Greetings! My name is Chihiro Wimbush and I am an independent Mediamaker with a passion for bringing my creativity to everyday stories of the human experience. I love what I do for it’s an opportunity to meet people and help share their unique stories with the world. Roger Ebert once called films “empathy building machines” as they allow us access and insight into otherwise remote experiences. Yet what the camera can reveal over time is not only the beauty of our differences, but the common humanity we all share beneath the surface of things.
I wear many hats as a director, producer, editor, and cinematographer. I have worked in various capacities for a wide-range of projects from documentaries to narrative, nonprofit fundraising pieces to music videos, art installations to a museum piece. I’ve documented homeless shopping-cart recyclers in West Oakland, untouchables in India, disabled students in Guangzhou, China, AIDS orphans in Africa, aspiring baseball players in Cambodia, peach farmers in the Central Valley, godfathers of Asian American jazz, a conspiracy theorist's journey across America; all are among the many stories I’ve helped tell.
I’ve been a filmmaker for nearly a decade after deciding to leave a successful radio career and take a leap of faith to pursue my passion for film and storytelling. Back in the fall of 2006, I made a short black and white 8mm film and never looked back. I left my radio gig hosting a global music program, moved back to the Bay Area and started working in narrative films working as a production manager/producer of 3 feature films, my first job working for the legendary Wayne Wang. At the same time, I was writing and directing another short film, Double Features, that played in film festivals from Vancouver to Austin.
In 2008, I began working in documentary films with Jim Choi, a frequent collaborator with our K Pacific Production venture, creating numerous short documentary films together, for entities like the Chinese Culture Center and especially the Center For Asian American Media, a relationship that continues to this day. The highlight was Don’t Lose Your Soul chronicling Asian American jazz founders Anthony Brown and Mark Izu, that premiered at the Kansas City Film Festival Cinejazz showcase and the Los Angeles Asian Pacific Film Festival before airing on Comcast on Demand and broadcasting nationally on PBS as part of the series Japanese-American Lives hosted by Kristi Yamaguchi.
That same year of 2008, I embarked on a life-changing journey for over 5 years, chronicling the lives of homeless shopping cart recyclers in West Oakland, often going out on all-night recycling runs solo with camera, following recyclers through gang-ridden neighborhoods and in and out of dumpsters. This documentary feature film, Dogtown Redemption, recently premiered at the Mill Valley Film Festival, where it won an Audience Award for Active Cinema, and broadcast in May 2016 on Independent Lens on PBS.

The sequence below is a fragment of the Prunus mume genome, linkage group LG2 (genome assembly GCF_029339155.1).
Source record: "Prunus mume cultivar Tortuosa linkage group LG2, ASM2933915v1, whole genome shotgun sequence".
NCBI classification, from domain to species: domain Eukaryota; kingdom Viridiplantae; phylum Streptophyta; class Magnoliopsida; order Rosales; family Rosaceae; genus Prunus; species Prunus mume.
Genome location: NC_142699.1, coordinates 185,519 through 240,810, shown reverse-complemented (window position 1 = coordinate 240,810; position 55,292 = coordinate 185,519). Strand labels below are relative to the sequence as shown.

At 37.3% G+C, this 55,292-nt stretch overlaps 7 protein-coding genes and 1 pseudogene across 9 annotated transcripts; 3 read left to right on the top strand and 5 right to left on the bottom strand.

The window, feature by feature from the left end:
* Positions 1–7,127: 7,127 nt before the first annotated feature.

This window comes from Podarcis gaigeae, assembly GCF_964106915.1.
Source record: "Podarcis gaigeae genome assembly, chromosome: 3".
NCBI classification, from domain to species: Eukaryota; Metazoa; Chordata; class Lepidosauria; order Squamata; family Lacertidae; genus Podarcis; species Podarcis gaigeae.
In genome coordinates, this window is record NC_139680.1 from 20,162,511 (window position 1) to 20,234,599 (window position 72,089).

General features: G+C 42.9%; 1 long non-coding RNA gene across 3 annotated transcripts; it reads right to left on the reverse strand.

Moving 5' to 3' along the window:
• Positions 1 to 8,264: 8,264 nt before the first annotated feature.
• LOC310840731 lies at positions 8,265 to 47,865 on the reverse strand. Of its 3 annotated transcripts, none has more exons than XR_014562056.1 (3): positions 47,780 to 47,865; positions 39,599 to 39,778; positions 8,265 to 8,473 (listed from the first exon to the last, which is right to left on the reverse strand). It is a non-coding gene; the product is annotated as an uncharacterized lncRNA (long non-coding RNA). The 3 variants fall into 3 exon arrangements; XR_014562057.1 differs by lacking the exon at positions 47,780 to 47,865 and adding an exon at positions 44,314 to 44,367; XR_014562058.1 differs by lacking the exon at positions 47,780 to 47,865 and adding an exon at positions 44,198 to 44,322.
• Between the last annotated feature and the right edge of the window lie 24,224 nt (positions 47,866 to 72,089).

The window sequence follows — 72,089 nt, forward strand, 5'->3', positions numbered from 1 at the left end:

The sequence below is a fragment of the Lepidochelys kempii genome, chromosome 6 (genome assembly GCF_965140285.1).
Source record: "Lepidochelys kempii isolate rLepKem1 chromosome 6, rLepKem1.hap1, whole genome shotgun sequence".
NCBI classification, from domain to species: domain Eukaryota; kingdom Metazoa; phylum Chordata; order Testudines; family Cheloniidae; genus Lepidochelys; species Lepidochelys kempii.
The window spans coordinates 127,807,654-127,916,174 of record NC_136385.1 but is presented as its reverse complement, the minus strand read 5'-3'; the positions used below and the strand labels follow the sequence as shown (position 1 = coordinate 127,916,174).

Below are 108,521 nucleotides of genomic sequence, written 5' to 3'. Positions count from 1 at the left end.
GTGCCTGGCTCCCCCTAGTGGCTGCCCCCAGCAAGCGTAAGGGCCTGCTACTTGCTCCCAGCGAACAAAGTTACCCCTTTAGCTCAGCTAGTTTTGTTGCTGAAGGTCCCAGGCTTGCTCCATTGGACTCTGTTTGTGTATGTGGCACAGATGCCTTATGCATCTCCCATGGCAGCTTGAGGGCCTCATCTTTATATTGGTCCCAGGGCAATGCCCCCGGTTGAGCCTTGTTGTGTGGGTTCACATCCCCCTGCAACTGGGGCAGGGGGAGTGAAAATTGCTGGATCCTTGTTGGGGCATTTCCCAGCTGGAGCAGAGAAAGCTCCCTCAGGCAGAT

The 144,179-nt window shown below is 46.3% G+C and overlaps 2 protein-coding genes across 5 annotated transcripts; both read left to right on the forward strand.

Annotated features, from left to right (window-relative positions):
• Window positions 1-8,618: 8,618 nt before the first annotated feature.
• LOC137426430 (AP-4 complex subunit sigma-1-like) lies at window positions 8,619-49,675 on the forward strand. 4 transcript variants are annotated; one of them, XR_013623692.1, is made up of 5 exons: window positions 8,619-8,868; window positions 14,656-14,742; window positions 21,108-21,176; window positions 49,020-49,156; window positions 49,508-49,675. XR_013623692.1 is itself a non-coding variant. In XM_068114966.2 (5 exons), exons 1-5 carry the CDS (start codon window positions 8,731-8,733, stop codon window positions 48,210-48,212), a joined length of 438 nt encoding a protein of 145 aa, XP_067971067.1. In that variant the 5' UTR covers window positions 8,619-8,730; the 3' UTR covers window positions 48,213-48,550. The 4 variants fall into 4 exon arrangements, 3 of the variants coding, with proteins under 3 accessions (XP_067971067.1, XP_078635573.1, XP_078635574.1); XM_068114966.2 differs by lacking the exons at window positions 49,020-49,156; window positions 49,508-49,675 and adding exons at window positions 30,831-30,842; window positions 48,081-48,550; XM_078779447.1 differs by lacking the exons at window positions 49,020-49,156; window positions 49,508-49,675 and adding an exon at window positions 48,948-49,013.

One week before my wife Meena and I married in India, we shot a short documentary, Touching the Untouchable, on the Dalits (Untouchables). The film currently is streaming on Karmatube with a discussion guide and curriculum on untouchability designed by Meena, and it won the Spirt of Bernal Award, 2nd place for the Eldon Activist Award at the My Hero Film Festival in Santa Monica, as well as official recognition from the California State Assembly.
I edited the feature documentary Changing Season about a year in the life on the Masumoto family peach farm outside Fresno, California. The film recently premiered at the Oakland Museum of Calfornia as part of CAAMFest, won the Best Documentary Director award at the Los Angeles Asian Pacific Film Festival, as well as Best Documentary Feature at the Sacramento Asian Pacific Film Festival, and broadcast nationally on PBS in May 2016.
Most recently, I co-directed/edited The People's Hospital a half-hour documentary about the Chinese Hospital in San Francisco's Chinatown and edited the short documentary The Ride on SF Public Defender Jeff Adachi and his fight against racial injustice in the justice system, which is transforming into the feature-length Defender which also addressed the fight against immigrant deportations in the Trump era. Simultaneously, I am producing and editing the documentary Aswat Nabila about a group of Arab musicians in the Bay Area using music as a tool to fight oppression.
Long before I was a filmmaker I was: a musician in many bands, a teacher for homeless at at-risk preschoolers in the Tenderloin district of San Francisco, teaching English on the JET program in Hiroshima Japan, a non-profit employee, a DJ, and a producer of live radio broadcasts. All these varied experiences have helped make me the filmmaker and the person that I am today.
I started meditating around the time I started making documentary films and I think it's no accident this was the case. Each enhances the practice of the other as they both focus on being present in the moment, deep listening, and compassion. These are the qualities I bring to each project I put my heart into.